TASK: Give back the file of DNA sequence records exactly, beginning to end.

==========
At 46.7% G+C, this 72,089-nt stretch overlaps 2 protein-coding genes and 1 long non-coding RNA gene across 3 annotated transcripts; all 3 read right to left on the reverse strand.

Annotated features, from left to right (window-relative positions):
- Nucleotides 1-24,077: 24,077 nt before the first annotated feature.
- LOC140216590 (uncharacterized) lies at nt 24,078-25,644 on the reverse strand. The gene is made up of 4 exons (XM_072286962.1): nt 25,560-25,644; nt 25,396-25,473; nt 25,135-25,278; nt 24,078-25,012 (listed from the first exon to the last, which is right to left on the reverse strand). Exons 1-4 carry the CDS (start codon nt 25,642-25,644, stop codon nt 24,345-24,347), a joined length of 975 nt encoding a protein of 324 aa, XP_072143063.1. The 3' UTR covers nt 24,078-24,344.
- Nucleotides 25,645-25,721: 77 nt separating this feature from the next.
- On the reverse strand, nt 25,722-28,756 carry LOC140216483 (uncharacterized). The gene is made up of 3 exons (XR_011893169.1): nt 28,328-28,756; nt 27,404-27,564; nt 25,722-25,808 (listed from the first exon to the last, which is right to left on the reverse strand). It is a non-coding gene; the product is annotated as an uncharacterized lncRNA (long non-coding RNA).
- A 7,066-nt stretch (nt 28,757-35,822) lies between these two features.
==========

At 46.7% G+C, this 72,089-nt stretch overlaps 2 protein-coding genes and 1 long non-coding RNA gene across 3 annotated transcripts; all 3 read right to left on the reverse strand.

Annotated features, from left to right (window-relative positions):
- Nucleotides 1-24,077: 24,077 nt before the first annotated feature.
- LOC140216590 (uncharacterized) lies at nt 24,078-25,644 on the reverse strand. The gene is made up of 4 exons (XM_072286962.1): nt 25,560-25,644; nt 25,396-25,473; nt 25,135-25,278; nt 24,078-25,012 (listed from the first exon to the last, which is right to left on the reverse strand). Exons 1-4 carry the CDS (start codon nt 25,642-25,644, stop codon nt 24,345-24,347), a joined length of 975 nt encoding a protein of 324 aa, XP_072143063.1. The 3' UTR covers nt 24,078-24,344.
- Nucleotides 25,645-25,721: 77 nt separating this feature from the next.
- On the reverse strand, nt 25,722-28,756 carry LOC140216483 (uncharacterized). The gene is made up of 3 exons (XR_011893169.1): nt 28,328-28,756; nt 27,404-27,564; nt 25,722-25,808 (listed from the first exon to the last, which is right to left on the reverse strand). It is a non-coding gene; the product is annotated as an uncharacterized lncRNA (long non-coding RNA).
- A 7,066-nt stretch (nt 28,757-35,822) lies between these two features.